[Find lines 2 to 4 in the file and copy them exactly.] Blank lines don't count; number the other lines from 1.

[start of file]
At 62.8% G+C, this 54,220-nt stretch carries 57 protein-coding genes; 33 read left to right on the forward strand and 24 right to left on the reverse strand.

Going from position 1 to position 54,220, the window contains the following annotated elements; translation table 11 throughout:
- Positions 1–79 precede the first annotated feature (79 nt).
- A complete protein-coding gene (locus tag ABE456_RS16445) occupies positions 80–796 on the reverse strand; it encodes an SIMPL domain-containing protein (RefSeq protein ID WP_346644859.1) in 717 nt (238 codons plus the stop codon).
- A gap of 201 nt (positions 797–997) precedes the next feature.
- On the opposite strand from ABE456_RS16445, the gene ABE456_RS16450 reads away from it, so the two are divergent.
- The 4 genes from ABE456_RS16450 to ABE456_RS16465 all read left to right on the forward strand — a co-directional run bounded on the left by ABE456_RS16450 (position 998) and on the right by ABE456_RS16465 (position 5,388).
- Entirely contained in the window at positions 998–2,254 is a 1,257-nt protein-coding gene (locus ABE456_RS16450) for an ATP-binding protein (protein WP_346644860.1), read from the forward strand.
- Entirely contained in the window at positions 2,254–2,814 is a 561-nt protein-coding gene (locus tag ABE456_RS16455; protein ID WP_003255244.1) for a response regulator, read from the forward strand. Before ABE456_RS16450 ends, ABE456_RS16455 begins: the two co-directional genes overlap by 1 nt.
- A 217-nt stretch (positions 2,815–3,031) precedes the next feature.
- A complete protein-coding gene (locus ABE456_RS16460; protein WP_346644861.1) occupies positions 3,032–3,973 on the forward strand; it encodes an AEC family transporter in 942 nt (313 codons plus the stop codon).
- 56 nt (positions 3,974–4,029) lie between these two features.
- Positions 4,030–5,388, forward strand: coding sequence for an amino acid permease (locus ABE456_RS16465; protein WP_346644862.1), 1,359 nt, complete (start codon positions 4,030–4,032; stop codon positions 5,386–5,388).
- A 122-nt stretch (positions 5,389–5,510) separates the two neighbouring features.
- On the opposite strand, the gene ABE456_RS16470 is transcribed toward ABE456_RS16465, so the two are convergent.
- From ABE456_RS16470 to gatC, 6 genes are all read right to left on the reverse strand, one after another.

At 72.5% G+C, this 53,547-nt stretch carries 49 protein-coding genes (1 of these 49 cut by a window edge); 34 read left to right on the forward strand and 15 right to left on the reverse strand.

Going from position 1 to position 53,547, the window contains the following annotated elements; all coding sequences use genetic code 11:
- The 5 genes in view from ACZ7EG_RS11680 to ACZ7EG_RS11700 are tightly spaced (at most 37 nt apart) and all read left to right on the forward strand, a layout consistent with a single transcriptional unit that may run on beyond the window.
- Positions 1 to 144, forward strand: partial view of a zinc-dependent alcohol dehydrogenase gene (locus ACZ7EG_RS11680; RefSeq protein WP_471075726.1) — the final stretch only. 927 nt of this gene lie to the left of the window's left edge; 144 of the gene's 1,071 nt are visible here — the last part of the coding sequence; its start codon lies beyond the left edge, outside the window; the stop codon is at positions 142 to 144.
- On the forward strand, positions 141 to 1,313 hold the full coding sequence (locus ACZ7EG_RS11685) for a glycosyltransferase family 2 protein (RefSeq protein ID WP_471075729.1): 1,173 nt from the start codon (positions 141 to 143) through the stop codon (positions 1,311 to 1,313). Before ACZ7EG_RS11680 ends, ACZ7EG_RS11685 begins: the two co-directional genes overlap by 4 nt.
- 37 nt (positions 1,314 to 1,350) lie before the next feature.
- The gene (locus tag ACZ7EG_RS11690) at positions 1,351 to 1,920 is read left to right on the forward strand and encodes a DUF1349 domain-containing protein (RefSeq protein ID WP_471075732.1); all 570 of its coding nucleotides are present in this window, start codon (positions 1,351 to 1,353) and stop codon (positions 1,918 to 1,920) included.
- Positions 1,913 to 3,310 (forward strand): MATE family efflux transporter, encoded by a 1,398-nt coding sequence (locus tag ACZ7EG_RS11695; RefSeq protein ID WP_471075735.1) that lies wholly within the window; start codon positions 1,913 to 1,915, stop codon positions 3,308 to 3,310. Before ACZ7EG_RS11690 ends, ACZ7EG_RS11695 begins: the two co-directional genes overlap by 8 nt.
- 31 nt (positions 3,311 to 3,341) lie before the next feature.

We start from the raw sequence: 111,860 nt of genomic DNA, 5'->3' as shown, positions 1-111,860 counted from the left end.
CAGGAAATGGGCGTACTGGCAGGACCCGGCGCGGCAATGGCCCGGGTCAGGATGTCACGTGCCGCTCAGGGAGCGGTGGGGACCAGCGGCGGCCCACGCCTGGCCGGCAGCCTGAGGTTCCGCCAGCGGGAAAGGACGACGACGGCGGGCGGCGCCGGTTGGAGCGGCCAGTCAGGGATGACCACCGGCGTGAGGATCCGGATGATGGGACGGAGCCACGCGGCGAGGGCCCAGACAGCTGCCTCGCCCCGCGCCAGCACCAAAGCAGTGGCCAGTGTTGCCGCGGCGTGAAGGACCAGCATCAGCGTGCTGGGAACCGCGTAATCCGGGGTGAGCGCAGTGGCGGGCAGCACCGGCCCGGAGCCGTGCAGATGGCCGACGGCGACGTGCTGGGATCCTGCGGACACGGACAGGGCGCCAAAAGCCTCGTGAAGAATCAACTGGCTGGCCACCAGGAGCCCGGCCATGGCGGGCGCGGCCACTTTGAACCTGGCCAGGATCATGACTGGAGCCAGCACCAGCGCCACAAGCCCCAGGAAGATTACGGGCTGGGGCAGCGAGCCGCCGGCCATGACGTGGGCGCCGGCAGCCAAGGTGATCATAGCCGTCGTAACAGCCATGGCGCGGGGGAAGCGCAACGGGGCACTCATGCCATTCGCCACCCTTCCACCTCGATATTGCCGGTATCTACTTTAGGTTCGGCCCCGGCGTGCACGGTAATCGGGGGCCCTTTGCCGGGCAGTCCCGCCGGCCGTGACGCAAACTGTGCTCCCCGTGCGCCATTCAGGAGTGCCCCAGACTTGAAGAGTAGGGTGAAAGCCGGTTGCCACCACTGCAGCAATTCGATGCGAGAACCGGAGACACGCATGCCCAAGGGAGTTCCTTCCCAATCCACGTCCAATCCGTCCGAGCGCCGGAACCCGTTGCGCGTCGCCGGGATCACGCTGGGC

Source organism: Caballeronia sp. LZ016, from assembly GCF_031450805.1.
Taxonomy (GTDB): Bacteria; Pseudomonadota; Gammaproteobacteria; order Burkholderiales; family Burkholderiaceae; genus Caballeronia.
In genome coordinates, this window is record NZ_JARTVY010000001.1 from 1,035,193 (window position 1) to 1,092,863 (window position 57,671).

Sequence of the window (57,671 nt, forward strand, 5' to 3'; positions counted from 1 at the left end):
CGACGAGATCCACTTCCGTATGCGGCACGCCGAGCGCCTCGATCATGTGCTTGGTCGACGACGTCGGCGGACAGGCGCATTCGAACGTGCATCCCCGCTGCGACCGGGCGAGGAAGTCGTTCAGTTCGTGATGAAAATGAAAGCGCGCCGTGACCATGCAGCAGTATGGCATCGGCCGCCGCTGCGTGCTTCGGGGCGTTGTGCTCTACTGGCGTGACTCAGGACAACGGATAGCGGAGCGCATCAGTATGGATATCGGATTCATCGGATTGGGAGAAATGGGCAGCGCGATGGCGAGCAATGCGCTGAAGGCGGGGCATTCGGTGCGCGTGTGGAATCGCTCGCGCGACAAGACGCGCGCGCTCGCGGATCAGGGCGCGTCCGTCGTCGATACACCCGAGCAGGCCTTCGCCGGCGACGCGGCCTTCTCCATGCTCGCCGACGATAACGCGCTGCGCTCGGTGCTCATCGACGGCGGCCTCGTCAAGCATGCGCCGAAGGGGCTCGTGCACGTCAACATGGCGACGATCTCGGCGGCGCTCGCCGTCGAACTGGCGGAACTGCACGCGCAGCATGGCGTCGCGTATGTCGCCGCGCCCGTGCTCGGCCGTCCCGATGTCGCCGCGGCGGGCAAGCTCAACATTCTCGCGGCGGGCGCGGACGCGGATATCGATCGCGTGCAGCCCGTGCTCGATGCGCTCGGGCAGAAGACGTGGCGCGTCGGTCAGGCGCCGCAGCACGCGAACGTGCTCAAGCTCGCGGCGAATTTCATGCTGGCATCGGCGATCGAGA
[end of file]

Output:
Going from position 1 to position 54,220, the window contains the following annotated elements; translation table 11 throughout:
- Positions 1–79 precede the first annotated feature (79 nt).
- A complete protein-coding gene (locus tag ABE456_RS16445) occupies positions 80–796 on the reverse strand; it encodes an SIMPL domain-containing protein (RefSeq protein ID WP_346644859.1) in 717 nt (238 codons plus the stop codon).